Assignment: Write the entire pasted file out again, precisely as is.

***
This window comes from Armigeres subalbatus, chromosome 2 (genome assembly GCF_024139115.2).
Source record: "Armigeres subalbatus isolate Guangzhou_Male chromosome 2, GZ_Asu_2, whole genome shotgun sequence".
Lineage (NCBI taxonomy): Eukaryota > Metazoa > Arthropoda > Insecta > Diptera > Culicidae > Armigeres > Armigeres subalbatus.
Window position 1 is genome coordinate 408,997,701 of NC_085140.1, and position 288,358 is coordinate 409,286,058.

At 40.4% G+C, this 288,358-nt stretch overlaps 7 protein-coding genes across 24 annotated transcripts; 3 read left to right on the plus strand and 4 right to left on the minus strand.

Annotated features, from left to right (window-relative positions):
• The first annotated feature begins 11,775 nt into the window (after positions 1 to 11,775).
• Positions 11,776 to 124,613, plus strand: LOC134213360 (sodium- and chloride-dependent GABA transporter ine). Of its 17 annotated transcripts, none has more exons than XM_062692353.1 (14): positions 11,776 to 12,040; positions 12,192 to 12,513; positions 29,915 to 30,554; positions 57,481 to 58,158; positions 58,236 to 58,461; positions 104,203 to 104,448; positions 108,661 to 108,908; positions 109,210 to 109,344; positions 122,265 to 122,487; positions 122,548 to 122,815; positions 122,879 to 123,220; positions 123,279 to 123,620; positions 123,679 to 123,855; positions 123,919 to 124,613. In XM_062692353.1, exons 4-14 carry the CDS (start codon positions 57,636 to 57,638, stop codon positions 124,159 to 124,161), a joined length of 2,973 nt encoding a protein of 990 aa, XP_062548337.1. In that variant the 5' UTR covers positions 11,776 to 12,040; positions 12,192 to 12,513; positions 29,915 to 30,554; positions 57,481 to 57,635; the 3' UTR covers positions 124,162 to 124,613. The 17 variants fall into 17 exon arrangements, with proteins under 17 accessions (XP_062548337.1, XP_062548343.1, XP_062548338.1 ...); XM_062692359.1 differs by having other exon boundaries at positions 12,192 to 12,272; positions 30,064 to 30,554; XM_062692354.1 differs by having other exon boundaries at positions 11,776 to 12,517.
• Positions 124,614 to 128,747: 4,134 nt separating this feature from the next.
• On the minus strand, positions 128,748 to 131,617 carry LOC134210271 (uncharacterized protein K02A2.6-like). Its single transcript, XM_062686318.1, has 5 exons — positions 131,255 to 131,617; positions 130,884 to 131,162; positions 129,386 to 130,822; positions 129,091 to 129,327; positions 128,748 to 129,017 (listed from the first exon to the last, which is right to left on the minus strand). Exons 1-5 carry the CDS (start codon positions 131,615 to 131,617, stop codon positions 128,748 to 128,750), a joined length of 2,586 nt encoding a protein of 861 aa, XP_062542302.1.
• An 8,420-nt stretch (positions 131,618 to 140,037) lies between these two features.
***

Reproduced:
This window comes from Armigeres subalbatus, chromosome 2 (genome assembly GCF_024139115.2).
Source record: "Armigeres subalbatus isolate Guangzhou_Male chromosome 2, GZ_Asu_2, whole genome shotgun sequence".
Lineage (NCBI taxonomy): Eukaryota > Metazoa > Arthropoda > Insecta > Diptera > Culicidae > Armigeres > Armigeres subalbatus.
Window position 1 is genome coordinate 408,997,701 of NC_085140.1, and position 288,358 is coordinate 409,286,058.

At 40.4% G+C, this 288,358-nt stretch overlaps 7 protein-coding genes across 24 annotated transcripts; 3 read left to right on the plus strand and 4 right to left on the minus strand.

Annotated features, from left to right (window-relative positions):
• The first annotated feature begins 11,775 nt into the window (after positions 1 to 11,775).
• Positions 11,776 to 124,613, plus strand: LOC134213360 (sodium- and chloride-dependent GABA transporter ine). Of its 17 annotated transcripts, none has more exons than XM_062692353.1 (14): positions 11,776 to 12,040; positions 12,192 to 12,513; positions 29,915 to 30,554; positions 57,481 to 58,158; positions 58,236 to 58,461; positions 104,203 to 104,448; positions 108,661 to 108,908; positions 109,210 to 109,344; positions 122,265 to 122,487; positions 122,548 to 122,815; positions 122,879 to 123,220; positions 123,279 to 123,620; positions 123,679 to 123,855; positions 123,919 to 124,613. In XM_062692353.1, exons 4-14 carry the CDS (start codon positions 57,636 to 57,638, stop codon positions 124,159 to 124,161), a joined length of 2,973 nt encoding a protein of 990 aa, XP_062548337.1. In that variant the 5' UTR covers positions 11,776 to 12,040; positions 12,192 to 12,513; positions 29,915 to 30,554; positions 57,481 to 57,635; the 3' UTR covers positions 124,162 to 124,613. The 17 variants fall into 17 exon arrangements, with proteins under 17 accessions (XP_062548337.1, XP_062548343.1, XP_062548338.1 ...); XM_062692359.1 differs by having other exon boundaries at positions 12,192 to 12,272; positions 30,064 to 30,554; XM_062692354.1 differs by having other exon boundaries at positions 11,776 to 12,517.
• Positions 124,614 to 128,747: 4,134 nt separating this feature from the next.
• On the minus strand, positions 128,748 to 131,617 carry LOC134210271 (uncharacterized protein K02A2.6-like). Its single transcript, XM_062686318.1, has 5 exons — positions 131,255 to 131,617; positions 130,884 to 131,162; positions 129,386 to 130,822; positions 129,091 to 129,327; positions 128,748 to 129,017 (listed from the first exon to the last, which is right to left on the minus strand). Exons 1-5 carry the CDS (start codon positions 131,615 to 131,617, stop codon positions 128,748 to 128,750), a joined length of 2,586 nt encoding a protein of 861 aa, XP_062542302.1.
• An 8,420-nt stretch (positions 131,618 to 140,037) lies between these two features.